Don’t Confront Them When You Catch Them Doing Something Wrong

This is a hard one. When you have evidence that your child has done something he or she shouldn’t have done, your instinct is to confront him or her with the evidence and give your lecture on why it was wrong and how you have higher expectations for behavior. Here’s what’s wrong with that approach—Instead of teaching your kids not to commit the offense again, it just teaches them that they need to be better about covering their tracks next time.

If you sit on the information though, you can pull it out when they aren’t expecting it. When you casually bring up something you knew about from weeks or months ago that they thought they got away with, they become convinced that you know a lot more about what they’ve been up to. This belief makes them think twice about everything they do, which is really what you want because until their consciences are fully formed, the little voice in their head telling them what is right and what is wrong sounds an awful lot like you.

Learn Random Facts On A Variety of Topics

I like to read a wide variety of genres. Every once in a while, small details seep into my brain from the things I read. Usually, these are inconsequential facts and don’t benefit my daily life in any meaningful way other than occasionally providing me with the answer to a crossword puzzle clue. However, on very rare occasions, I am able to throw one of these random facts into a conversation with my children and after years of convincing them I’m an idiot, the effect is mesmerizing.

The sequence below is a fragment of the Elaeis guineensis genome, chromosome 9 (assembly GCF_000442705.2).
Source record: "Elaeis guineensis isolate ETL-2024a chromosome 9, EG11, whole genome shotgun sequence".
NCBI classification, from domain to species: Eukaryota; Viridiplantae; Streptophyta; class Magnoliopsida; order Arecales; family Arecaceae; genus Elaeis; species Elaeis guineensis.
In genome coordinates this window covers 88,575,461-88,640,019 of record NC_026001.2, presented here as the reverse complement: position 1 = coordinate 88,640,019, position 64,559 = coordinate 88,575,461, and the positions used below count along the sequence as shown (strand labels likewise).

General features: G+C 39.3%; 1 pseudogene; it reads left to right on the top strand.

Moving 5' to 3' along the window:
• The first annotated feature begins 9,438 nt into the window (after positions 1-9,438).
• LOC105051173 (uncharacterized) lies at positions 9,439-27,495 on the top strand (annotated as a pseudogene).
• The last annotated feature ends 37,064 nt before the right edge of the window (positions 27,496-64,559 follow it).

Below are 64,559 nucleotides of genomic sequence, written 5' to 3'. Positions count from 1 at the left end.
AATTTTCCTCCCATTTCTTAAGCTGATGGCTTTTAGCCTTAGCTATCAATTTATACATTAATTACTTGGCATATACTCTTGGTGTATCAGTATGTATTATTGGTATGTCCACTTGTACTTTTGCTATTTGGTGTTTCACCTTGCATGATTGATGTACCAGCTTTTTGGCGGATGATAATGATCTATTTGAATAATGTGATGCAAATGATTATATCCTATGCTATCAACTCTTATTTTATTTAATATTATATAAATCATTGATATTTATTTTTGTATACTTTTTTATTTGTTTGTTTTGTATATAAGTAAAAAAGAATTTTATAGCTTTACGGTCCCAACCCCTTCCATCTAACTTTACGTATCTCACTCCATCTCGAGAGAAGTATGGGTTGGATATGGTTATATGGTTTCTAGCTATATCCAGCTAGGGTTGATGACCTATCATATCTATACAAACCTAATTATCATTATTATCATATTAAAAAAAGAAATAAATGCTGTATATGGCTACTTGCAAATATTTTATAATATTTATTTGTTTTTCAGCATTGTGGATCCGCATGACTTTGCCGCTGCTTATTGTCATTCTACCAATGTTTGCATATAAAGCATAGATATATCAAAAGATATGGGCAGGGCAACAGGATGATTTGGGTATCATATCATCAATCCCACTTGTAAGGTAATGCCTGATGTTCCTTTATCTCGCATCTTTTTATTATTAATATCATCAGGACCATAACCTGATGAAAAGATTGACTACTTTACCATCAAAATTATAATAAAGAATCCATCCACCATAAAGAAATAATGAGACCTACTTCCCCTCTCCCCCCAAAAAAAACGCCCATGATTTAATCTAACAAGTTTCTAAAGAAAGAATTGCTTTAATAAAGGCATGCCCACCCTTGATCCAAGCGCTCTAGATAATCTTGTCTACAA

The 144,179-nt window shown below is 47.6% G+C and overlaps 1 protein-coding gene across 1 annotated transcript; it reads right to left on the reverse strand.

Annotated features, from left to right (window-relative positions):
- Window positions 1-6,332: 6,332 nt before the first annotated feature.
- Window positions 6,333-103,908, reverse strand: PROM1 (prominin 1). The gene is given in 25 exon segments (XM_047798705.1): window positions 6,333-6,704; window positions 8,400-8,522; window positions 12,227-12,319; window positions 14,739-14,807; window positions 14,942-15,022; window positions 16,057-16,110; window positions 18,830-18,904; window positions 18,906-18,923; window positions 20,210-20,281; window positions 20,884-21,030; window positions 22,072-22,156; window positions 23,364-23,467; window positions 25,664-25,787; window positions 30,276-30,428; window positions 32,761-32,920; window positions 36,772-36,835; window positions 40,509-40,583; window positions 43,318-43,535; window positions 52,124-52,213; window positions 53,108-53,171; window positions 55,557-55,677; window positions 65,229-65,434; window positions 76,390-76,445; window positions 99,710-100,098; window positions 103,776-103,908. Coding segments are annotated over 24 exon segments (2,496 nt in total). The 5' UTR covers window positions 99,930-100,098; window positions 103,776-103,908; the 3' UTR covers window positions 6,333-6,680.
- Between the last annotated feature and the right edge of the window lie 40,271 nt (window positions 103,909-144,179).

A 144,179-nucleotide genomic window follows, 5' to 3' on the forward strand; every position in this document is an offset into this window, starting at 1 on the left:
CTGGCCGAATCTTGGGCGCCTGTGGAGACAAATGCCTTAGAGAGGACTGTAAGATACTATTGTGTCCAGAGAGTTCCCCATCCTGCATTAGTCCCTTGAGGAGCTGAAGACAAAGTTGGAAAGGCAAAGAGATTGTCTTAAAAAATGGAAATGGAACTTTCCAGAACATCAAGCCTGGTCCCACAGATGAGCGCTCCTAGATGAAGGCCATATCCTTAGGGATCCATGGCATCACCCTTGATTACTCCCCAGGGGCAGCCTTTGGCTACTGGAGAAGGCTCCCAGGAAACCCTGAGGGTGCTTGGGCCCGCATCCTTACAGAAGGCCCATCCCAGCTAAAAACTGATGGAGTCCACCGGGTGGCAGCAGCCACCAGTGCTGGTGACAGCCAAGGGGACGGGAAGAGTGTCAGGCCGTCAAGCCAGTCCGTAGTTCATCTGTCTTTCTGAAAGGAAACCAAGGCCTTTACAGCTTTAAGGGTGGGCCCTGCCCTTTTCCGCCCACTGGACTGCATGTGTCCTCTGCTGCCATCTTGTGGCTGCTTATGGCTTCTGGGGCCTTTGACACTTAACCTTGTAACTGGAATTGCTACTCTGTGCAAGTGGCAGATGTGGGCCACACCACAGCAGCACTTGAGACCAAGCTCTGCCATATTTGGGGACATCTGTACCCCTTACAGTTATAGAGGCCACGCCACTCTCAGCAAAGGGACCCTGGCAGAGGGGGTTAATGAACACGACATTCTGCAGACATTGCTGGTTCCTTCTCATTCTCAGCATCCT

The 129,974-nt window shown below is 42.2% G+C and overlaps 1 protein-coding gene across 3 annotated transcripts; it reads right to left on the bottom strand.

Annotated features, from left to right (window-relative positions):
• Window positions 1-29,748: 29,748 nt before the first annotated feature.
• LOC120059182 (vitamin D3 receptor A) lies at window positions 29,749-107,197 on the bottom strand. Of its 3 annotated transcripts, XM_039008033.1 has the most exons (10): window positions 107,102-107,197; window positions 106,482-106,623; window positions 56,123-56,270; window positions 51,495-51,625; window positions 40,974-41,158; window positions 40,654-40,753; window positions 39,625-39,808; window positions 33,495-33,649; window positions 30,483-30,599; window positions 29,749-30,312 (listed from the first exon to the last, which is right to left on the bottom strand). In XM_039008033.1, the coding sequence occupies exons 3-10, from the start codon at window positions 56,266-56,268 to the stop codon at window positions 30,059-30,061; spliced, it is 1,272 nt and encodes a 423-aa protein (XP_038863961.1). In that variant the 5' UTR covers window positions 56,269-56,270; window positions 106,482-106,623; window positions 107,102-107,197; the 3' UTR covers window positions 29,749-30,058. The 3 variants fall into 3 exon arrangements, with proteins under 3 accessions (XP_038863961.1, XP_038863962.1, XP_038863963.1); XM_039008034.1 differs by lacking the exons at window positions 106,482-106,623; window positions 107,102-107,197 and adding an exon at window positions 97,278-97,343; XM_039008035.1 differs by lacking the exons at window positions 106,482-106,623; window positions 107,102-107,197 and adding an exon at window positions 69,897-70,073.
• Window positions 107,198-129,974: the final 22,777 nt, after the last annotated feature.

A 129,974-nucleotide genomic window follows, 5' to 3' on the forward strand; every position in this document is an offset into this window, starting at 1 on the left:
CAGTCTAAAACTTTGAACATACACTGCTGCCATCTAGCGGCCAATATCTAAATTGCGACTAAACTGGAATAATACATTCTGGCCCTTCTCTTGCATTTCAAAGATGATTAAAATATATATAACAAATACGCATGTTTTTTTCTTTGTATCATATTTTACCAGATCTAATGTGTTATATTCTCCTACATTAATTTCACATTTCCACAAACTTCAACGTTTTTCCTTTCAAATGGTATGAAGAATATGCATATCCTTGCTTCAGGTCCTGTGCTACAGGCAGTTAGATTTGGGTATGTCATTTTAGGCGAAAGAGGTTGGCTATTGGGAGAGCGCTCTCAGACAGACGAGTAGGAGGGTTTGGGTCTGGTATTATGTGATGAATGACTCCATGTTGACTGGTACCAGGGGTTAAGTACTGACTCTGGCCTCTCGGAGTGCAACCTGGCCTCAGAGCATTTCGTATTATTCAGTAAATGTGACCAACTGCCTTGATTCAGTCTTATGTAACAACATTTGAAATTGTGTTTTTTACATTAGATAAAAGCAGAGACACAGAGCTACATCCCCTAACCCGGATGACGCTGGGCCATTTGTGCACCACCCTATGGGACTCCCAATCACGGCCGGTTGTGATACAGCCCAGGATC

Nothing stops a kid in his tracks faster than the mom who almost put a pile of the laundry in the refrigerator rattling off a bunch of facts about the Battle of the Roses with detailed opinions about the battle between the House of York and the House of Lancaster for the throne (they don’t need to know this information was amassed watching “The White Queen”). Likewise, my husband likes to check out the school curriculum for the year and will study one or two units from each subject so that when the kids get to it in school, he can rattle off facts like he’s known them all his life.

If this seems like too much work for you, you can rely on knowledge obtained when you were a teen because it will seem new and revolutionary to your teen daughter when you share it with her now. My daughter was captivated by my hairdressing prowess when she walked in on me blow drying my hair while it was in a bun to achieve natural-looking waves in my ponytail.